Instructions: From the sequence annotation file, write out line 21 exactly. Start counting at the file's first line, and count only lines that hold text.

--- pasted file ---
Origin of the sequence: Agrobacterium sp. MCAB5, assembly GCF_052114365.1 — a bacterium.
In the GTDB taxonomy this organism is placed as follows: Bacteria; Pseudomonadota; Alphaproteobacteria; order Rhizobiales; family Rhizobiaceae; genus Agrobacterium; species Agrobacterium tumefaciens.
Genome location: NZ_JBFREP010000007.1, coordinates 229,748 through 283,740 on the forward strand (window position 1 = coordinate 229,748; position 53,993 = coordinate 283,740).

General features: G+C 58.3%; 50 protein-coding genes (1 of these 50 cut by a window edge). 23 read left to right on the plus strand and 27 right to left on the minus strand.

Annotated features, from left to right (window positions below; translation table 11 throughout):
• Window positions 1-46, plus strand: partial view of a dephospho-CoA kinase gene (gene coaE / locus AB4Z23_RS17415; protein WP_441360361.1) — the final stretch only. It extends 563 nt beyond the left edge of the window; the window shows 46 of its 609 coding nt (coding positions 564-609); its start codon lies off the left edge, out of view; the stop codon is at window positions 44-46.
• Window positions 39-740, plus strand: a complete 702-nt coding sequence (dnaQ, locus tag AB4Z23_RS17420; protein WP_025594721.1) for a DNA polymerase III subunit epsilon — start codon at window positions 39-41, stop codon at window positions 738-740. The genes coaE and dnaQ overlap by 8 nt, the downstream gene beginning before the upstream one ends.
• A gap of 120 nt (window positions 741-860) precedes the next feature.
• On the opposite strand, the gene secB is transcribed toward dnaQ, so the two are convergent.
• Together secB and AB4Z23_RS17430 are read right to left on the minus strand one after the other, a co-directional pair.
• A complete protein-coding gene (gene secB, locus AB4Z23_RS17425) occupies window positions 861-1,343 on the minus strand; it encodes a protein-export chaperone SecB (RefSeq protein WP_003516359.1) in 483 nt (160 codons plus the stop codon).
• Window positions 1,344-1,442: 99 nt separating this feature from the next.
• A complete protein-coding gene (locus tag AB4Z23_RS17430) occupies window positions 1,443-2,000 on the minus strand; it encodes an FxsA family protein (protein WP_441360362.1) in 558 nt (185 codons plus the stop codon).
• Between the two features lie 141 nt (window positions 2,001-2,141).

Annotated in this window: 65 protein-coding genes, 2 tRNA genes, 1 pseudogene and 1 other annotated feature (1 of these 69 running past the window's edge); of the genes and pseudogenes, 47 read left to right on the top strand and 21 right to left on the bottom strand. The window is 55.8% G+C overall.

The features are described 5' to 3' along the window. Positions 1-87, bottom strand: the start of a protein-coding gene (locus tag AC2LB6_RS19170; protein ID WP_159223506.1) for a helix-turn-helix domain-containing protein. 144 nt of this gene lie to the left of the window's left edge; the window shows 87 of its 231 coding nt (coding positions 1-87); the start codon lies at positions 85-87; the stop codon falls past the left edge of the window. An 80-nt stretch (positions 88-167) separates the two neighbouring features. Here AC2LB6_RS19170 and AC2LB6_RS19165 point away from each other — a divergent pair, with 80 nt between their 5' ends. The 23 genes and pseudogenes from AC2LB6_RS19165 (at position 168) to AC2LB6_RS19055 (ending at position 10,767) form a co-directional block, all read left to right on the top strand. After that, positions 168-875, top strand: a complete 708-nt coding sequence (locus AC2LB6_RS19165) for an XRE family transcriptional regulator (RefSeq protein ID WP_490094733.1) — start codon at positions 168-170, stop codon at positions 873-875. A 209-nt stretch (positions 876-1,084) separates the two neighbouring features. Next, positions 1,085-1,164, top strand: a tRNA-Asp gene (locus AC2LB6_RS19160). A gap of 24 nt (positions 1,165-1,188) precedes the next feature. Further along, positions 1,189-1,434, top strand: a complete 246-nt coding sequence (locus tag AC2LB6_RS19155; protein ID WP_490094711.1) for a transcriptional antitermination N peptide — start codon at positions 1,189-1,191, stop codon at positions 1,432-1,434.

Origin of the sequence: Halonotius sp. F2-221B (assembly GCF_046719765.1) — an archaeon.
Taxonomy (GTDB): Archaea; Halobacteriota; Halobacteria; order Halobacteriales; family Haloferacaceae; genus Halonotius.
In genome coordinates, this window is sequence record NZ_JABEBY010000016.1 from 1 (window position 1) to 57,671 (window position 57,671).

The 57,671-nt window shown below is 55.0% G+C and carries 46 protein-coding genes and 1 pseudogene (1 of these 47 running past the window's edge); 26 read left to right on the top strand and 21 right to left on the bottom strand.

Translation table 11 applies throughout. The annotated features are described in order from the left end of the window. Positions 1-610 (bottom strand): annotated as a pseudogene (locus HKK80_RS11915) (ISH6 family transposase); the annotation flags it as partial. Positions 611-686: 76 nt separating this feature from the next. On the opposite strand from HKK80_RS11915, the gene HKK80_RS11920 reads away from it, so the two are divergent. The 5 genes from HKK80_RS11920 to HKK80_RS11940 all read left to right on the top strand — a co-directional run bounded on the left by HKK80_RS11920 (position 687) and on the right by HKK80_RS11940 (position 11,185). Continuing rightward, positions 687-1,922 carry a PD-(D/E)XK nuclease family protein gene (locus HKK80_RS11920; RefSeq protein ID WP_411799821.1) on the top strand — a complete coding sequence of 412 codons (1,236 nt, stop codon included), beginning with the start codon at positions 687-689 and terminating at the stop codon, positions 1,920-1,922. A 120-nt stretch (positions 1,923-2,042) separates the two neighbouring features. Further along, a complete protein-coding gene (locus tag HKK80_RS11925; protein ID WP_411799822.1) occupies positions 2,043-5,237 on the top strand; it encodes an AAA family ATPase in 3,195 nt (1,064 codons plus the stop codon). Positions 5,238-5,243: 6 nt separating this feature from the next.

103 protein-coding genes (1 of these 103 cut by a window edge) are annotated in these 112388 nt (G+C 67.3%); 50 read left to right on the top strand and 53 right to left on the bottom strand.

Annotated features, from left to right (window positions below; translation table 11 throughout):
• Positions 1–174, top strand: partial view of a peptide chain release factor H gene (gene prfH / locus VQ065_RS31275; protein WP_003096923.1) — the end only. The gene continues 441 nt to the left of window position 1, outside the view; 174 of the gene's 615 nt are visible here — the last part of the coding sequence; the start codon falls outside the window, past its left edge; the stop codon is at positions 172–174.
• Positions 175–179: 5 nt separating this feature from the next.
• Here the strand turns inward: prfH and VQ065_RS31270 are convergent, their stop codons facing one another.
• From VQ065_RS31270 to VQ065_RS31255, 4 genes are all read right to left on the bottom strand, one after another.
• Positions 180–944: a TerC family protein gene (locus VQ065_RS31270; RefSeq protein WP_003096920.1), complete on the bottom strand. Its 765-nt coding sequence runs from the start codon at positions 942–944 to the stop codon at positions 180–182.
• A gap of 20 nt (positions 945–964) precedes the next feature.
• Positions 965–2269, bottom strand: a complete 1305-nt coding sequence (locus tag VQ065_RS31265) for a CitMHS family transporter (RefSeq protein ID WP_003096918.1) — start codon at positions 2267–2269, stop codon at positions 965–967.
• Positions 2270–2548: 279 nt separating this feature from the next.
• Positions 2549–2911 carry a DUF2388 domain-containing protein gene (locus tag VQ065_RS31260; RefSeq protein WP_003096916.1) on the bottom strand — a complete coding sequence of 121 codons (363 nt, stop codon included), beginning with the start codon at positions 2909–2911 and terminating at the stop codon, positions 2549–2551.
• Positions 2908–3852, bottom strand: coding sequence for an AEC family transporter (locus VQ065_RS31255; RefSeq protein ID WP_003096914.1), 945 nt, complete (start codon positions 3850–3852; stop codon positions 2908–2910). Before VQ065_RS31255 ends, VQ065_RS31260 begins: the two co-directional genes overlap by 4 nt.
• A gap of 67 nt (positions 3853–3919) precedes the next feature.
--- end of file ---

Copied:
Translation table 11 applies throughout. The annotated features are described in order from the left end of the window. Positions 1-610 (bottom strand): annotated as a pseudogene (locus HKK80_RS11915) (ISH6 family transposase); the annotation flags it as partial. Positions 611-686: 76 nt separating this feature from the next. On the opposite strand from HKK80_RS11915, the gene HKK80_RS11920 reads away from it, so the two are divergent. The 5 genes from HKK80_RS11920 to HKK80_RS11940 all read left to right on the top strand — a co-directional run bounded on the left by HKK80_RS11920 (position 687) and on the right by HKK80_RS11940 (position 11,185). Continuing rightward, positions 687-1,922 carry a PD-(D/E)XK nuclease family protein gene (locus HKK80_RS11920; RefSeq protein ID WP_411799821.1) on the top strand — a complete coding sequence of 412 codons (1,236 nt, stop codon included), beginning with the start codon at positions 687-689 and terminating at the stop codon, positions 1,920-1,922. A 120-nt stretch (positions 1,923-2,042) separates the two neighbouring features. Further along, a complete protein-coding gene (locus tag HKK80_RS11925; protein ID WP_411799822.1) occupies positions 2,043-5,237 on the top strand; it encodes an AAA family ATPase in 3,195 nt (1,064 codons plus the stop codon). Positions 5,238-5,243: 6 nt separating this feature from the next.